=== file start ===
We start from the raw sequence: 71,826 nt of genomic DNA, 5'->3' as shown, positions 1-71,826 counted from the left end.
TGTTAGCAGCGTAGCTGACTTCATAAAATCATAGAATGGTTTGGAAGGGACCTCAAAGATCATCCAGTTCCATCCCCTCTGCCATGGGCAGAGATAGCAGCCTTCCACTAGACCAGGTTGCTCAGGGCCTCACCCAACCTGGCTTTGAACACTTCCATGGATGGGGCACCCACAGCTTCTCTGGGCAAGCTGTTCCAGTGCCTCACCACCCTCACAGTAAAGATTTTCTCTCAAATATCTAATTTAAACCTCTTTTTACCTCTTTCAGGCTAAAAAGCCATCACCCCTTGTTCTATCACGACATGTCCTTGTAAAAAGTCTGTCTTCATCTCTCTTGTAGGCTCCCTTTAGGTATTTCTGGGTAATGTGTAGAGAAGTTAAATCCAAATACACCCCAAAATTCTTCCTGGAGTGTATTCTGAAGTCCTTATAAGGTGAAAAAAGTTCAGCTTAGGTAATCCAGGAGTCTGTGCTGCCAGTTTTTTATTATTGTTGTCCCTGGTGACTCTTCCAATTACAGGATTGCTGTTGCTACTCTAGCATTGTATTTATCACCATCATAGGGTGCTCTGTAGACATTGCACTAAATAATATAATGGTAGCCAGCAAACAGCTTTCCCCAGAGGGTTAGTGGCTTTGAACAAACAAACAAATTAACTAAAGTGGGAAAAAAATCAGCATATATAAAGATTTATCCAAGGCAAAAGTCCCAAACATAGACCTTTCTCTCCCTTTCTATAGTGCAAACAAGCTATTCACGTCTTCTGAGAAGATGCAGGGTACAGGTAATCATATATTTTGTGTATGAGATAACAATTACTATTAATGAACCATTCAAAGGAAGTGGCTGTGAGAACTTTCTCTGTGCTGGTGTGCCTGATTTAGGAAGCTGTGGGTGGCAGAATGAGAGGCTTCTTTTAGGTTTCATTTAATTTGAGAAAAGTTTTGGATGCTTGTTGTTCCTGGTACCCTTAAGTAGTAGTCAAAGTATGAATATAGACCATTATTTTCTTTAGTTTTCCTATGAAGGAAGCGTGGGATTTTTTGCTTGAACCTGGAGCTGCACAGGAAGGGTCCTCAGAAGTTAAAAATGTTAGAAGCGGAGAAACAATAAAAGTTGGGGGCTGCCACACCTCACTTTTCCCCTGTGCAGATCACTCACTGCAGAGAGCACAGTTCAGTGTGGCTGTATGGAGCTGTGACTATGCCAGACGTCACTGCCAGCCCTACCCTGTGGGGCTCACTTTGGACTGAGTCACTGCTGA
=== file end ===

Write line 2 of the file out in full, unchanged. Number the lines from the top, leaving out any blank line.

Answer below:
TGTTAGCAGCGTAGCTGACTTCATAAAATCATAGAATGGTTTGGAAGGGACCTCAAAGATCATCCAGTTCCATCCCCTCTGCCATGGGCAGAGATAGCAGCCTTCCACTAGACCAGGTTGCTCAGGGCCTCACCCAACCTGGCTTTGAACACTTCCATGGATGGGGCACCCACAGCTTCTCTGGGCAAGCTGTTCCAGTGCCTCACCACCCTCACAGTAAAGATTTTCTCTCAAATATCTAATTTAAACCTCTTTTTACCTCTTTCAGGCTAAAAAGCCATCACCCCTTGTTCTATCACGACATGTCCTTGTAAAAAGTCTGTCTTCATCTCTCTTGTAGGCTCCCTTTAGGTATTTCTGGGTAATGTGTAGAGAAGTTAAATCCAAATACACCCCAAAATTCTTCCTGGAGTGTATTCTGAAGTCCTTATAAGGTGAAAAAAGTTCAGCTTAGGTAATCCAGGAGTCTGTGCTGCCAGTTTTTTATTATTGTTGTCCCTGGTGACTCTTCCAATTACAGGATTGCTGTTGCTACTCTAGCATTGTATTTATCACCATCATAGGGTGCTCTGTAGACATTGCACTAAATAATATAATGGTAGCCAGCAAACAGCTTTCCCCAGAGGGTTAGTGGCTTTGAACAAACAAACAAATTAACTAAAGTGGGAAAAAAATCAGCATATATAAAGATTTATCCAAGGCAAAAGTCCCAAACATAGACCTTTCTCTCCCTTTCTATAGTGCAAACAAGCTATTCACGTCTTCTGAGAAGATGCAGGGTACAGGTAATCATATATTTTGTGTATGAGATAACAATTACTATTAATGAACCATTCAAAGGAAGTGGCTGTGAGAACTTTCTCTGTGCTGGTGTGCCTGATTTAGGAAGCTGTGGGTGGCAGAATGAGAGGCTTCTTTTAGGTTTCATTTAATTTGAGAAAAGTTTTGGATGCTTGTTGTTCCTGGTACCCTTAAGTAGTAGTCAAAGTATGAATATAGACCATTATTTTCTTTAGTTTTCCTATGAAGGAAGCGTGGGATTTTTTGCTTGAACCTGGAGCTGCACAGGAAGGGTCCTCAGAAGTTAAAAATGTTAGAAGCGGAGAAACAATAAAAGTTGGGGGCTGCCACACCTCACTTTTCCCCTGTGCAGATCACTCACTGCAGAGAGCACAGTTCAGTGTGGCTGTATGGAGCTGTGACTATGCCAGACGTCACTGCCAGCCCTACCCTGTGGGGCTCACTTTGGACTGAGTCACTGCTGA